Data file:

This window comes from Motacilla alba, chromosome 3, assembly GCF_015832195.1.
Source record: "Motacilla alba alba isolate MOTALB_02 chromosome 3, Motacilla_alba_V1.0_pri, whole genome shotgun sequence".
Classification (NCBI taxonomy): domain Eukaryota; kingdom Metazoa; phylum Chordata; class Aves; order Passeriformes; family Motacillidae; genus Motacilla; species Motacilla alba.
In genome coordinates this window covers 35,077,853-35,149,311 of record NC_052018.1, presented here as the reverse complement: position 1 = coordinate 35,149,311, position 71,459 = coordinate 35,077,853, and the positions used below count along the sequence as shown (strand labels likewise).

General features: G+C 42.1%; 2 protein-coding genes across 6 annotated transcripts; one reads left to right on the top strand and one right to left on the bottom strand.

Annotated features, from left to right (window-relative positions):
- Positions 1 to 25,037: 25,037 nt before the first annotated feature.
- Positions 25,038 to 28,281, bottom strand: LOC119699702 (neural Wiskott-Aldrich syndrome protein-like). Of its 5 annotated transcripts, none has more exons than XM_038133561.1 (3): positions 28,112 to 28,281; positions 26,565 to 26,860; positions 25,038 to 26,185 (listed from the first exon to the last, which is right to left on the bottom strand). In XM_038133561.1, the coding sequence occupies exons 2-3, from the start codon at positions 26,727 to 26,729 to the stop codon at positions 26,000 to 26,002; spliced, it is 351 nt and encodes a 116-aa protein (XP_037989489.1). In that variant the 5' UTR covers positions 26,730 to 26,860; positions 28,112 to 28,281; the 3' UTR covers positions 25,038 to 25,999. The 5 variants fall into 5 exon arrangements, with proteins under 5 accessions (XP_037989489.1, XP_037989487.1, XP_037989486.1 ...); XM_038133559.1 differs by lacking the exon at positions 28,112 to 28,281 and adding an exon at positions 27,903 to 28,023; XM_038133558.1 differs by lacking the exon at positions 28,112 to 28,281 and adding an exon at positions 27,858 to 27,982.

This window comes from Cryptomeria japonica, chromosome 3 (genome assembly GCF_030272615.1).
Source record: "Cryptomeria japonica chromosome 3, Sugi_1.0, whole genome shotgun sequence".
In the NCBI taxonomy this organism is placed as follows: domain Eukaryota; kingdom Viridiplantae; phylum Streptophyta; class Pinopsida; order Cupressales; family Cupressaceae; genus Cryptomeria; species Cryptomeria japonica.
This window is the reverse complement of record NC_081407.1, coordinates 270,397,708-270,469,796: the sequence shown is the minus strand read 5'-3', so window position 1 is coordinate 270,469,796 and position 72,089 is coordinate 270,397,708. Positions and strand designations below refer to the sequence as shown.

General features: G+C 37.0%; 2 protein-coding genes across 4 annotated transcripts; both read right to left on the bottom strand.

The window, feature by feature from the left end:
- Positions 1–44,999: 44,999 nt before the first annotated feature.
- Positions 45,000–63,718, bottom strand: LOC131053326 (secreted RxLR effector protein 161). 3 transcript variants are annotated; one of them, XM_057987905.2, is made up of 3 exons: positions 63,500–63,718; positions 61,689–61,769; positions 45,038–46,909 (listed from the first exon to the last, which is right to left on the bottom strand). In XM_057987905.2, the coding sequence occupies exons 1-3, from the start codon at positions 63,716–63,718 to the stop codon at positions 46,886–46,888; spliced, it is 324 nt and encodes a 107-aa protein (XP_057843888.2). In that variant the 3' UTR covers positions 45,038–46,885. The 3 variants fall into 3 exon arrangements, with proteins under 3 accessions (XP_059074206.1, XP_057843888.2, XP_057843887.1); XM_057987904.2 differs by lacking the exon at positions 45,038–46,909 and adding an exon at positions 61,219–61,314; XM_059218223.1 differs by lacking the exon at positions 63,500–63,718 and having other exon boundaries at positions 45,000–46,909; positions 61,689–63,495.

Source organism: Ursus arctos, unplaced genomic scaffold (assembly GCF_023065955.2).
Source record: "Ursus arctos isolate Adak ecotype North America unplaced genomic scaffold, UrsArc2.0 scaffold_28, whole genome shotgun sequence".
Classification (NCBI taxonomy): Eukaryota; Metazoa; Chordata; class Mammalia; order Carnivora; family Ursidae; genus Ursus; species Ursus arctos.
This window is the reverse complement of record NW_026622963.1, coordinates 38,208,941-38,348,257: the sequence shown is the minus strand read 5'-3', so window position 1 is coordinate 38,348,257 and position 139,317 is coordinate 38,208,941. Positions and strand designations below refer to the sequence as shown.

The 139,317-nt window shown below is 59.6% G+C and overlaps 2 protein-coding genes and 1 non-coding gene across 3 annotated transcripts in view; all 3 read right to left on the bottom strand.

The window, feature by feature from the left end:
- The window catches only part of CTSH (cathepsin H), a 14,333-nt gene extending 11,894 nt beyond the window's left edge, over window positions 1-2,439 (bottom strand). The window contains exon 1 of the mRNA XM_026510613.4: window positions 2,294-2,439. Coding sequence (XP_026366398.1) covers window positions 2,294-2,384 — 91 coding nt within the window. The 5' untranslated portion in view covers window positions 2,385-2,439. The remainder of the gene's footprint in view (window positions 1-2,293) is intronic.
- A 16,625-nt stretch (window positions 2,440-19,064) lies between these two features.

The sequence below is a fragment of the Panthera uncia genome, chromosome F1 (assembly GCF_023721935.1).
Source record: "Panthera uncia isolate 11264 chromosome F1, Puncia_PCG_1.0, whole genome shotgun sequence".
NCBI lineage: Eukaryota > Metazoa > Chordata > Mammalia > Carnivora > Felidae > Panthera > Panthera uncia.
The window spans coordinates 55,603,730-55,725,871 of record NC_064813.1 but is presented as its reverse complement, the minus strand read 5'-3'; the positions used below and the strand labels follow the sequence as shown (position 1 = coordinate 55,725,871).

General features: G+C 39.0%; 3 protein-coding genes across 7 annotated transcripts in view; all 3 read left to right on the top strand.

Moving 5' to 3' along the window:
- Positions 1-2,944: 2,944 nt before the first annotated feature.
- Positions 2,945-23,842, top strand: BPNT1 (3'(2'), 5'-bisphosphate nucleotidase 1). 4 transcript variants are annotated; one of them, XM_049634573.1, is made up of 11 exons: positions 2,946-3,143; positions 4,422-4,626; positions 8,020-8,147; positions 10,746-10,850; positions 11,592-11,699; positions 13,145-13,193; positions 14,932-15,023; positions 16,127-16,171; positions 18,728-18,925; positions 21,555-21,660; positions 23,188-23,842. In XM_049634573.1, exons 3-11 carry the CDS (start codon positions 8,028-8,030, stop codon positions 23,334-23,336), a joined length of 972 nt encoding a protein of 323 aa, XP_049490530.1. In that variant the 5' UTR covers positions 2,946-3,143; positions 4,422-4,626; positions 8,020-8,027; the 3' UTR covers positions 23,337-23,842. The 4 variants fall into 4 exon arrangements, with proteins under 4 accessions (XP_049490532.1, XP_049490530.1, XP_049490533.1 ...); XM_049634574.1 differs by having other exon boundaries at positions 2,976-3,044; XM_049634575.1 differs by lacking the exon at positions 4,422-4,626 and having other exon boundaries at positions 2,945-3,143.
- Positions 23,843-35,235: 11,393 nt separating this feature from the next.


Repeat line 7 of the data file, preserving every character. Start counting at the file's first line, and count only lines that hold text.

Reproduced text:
- Positions 1 to 25,037: 25,037 nt before the first annotated feature.